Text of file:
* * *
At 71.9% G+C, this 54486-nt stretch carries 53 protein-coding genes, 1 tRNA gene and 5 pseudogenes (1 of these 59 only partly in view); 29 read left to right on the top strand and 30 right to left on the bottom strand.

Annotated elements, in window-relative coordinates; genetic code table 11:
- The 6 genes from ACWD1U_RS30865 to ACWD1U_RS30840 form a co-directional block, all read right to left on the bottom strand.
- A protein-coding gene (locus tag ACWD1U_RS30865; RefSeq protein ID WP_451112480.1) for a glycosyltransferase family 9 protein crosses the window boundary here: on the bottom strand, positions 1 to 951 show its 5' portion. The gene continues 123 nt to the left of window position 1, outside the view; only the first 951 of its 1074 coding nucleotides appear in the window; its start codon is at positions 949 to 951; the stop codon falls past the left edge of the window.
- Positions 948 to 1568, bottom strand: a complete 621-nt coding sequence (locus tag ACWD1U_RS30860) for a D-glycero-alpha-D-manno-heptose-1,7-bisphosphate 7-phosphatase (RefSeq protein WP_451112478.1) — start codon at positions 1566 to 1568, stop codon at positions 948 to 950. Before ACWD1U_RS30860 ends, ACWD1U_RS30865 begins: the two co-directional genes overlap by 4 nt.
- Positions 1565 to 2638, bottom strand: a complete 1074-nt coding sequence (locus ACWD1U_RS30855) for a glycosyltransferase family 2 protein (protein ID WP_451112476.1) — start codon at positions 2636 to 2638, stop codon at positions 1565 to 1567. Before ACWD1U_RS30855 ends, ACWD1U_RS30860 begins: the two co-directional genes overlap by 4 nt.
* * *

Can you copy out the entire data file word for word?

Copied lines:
At 71.9% G+C, this 54486-nt stretch carries 53 protein-coding genes, 1 tRNA gene and 5 pseudogenes (1 of these 59 only partly in view); 29 read left to right on the top strand and 30 right to left on the bottom strand.

Annotated elements, in window-relative coordinates; genetic code table 11:
- The 6 genes from ACWD1U_RS30865 to ACWD1U_RS30840 form a co-directional block, all read right to left on the bottom strand.
- A protein-coding gene (locus tag ACWD1U_RS30865; RefSeq protein ID WP_451112480.1) for a glycosyltransferase family 9 protein crosses the window boundary here: on the bottom strand, positions 1 to 951 show its 5' portion. The gene continues 123 nt to the left of window position 1, outside the view; only the first 951 of its 1074 coding nucleotides appear in the window; its start codon is at positions 949 to 951; the stop codon falls past the left edge of the window.
- Positions 948 to 1568, bottom strand: a complete 621-nt coding sequence (locus tag ACWD1U_RS30860) for a D-glycero-alpha-D-manno-heptose-1,7-bisphosphate 7-phosphatase (RefSeq protein WP_451112478.1) — start codon at positions 1566 to 1568, stop codon at positions 948 to 950. Before ACWD1U_RS30860 ends, ACWD1U_RS30865 begins: the two co-directional genes overlap by 4 nt.
- Positions 1565 to 2638, bottom strand: a complete 1074-nt coding sequence (locus ACWD1U_RS30855) for a glycosyltransferase family 2 protein (protein ID WP_451112476.1) — start codon at positions 2636 to 2638, stop codon at positions 1565 to 1567. Before ACWD1U_RS30855 ends, ACWD1U_RS30860 begins: the two co-directional genes overlap by 4 nt.